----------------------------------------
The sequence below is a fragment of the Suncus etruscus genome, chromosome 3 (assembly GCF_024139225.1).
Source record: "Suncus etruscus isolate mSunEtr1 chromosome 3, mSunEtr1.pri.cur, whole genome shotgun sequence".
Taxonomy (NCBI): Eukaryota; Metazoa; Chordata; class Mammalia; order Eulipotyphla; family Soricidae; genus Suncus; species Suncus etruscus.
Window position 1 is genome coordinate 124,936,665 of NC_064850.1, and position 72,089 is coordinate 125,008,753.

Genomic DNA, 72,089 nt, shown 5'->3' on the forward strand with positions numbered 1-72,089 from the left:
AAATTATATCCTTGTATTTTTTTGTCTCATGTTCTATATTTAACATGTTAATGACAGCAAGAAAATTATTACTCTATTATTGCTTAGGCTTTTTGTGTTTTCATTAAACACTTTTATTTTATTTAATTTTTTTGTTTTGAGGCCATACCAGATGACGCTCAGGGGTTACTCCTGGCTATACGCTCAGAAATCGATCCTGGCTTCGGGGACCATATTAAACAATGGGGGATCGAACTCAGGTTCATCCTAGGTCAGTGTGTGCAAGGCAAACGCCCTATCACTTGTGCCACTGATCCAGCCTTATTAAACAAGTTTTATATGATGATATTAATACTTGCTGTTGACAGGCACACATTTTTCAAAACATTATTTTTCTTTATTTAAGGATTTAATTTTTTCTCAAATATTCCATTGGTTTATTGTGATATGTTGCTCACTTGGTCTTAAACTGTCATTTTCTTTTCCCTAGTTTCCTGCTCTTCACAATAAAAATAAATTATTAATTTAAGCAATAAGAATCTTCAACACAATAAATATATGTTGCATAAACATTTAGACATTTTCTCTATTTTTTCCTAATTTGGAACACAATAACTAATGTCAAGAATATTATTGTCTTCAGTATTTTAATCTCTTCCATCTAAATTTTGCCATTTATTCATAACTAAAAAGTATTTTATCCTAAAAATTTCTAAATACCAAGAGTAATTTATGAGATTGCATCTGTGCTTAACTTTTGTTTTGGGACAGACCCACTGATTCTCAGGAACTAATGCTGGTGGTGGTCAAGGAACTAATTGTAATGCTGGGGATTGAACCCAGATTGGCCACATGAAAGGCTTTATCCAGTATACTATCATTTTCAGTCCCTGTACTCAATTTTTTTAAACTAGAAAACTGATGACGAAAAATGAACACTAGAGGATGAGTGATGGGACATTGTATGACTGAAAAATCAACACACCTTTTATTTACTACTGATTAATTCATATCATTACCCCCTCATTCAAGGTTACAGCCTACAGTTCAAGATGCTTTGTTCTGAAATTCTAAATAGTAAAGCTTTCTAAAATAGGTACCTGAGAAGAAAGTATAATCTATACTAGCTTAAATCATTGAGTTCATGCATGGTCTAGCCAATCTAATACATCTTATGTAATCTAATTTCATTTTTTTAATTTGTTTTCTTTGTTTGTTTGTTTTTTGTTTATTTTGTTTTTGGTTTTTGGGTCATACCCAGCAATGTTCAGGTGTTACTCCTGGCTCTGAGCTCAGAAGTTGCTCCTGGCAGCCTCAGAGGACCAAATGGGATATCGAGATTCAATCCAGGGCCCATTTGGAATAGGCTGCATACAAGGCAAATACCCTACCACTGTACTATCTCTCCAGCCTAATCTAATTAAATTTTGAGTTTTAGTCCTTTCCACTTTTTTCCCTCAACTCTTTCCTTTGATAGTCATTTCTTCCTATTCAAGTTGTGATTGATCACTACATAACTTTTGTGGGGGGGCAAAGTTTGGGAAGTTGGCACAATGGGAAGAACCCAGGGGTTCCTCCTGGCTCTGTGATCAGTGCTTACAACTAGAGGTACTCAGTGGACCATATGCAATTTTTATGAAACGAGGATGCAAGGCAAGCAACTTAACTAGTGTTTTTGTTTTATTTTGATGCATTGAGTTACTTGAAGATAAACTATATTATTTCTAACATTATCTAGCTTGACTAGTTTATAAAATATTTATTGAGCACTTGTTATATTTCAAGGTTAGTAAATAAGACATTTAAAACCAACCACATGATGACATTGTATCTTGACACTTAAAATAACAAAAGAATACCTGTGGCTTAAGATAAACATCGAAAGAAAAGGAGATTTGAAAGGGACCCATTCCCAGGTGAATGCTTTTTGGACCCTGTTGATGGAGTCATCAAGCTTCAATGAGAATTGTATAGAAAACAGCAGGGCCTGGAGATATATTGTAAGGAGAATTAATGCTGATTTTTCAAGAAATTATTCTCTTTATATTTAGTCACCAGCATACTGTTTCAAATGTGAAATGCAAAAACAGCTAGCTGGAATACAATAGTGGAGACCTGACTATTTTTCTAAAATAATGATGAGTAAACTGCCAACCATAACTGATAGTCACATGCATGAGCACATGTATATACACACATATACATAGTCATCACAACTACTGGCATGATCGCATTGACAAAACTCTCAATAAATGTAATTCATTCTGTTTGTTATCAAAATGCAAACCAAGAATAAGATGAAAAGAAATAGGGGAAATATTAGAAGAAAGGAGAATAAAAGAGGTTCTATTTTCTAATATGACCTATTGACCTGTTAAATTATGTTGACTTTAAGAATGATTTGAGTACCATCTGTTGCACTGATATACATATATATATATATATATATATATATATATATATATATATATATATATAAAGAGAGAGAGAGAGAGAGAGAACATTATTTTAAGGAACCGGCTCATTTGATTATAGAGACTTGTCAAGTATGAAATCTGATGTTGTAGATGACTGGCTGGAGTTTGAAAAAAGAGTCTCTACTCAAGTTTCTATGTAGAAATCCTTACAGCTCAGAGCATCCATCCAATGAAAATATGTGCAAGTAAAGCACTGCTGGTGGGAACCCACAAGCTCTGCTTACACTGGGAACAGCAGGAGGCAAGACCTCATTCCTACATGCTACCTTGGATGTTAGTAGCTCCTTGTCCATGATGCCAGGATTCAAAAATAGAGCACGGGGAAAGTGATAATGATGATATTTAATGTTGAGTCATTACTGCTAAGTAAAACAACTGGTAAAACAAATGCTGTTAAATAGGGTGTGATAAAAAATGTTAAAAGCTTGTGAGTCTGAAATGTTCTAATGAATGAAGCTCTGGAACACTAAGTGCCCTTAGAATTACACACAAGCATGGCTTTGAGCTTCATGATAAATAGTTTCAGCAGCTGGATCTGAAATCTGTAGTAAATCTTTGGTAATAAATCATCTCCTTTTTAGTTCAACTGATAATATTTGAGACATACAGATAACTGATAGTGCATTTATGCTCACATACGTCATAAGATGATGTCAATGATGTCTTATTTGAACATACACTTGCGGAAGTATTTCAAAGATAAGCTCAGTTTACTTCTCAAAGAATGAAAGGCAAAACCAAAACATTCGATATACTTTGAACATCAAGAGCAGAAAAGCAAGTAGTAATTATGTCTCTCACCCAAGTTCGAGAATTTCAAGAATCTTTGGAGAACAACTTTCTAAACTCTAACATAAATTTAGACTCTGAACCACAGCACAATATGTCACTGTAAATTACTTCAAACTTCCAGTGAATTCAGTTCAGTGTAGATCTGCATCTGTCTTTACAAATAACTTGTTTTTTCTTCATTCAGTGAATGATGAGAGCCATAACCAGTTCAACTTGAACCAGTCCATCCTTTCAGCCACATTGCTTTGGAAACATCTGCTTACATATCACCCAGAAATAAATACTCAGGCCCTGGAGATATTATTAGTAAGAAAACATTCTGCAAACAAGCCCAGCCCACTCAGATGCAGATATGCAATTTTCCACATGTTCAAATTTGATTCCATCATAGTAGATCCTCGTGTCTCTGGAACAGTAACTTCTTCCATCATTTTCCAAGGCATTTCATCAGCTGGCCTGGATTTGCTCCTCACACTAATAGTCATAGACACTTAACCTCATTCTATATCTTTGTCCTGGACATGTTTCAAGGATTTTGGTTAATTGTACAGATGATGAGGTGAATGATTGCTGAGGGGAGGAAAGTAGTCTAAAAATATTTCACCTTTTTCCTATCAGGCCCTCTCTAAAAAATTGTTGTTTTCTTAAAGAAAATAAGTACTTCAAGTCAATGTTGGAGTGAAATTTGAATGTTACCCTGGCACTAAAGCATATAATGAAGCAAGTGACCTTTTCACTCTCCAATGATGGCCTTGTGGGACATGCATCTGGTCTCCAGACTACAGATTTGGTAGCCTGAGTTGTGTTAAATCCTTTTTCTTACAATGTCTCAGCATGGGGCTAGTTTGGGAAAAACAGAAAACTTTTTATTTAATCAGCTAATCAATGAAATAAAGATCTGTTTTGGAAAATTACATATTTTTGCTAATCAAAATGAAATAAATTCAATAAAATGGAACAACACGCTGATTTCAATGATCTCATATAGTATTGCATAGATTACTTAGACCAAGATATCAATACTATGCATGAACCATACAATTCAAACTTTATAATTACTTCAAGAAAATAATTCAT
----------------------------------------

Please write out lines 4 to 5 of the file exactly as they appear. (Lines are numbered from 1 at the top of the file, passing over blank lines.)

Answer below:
Window position 1 is genome coordinate 124,936,665 of NC_064850.1, and position 72,089 is coordinate 125,008,753.

Genomic DNA, 72,089 nt, shown 5'->3' on the forward strand with positions numbered 1-72,089 from the left: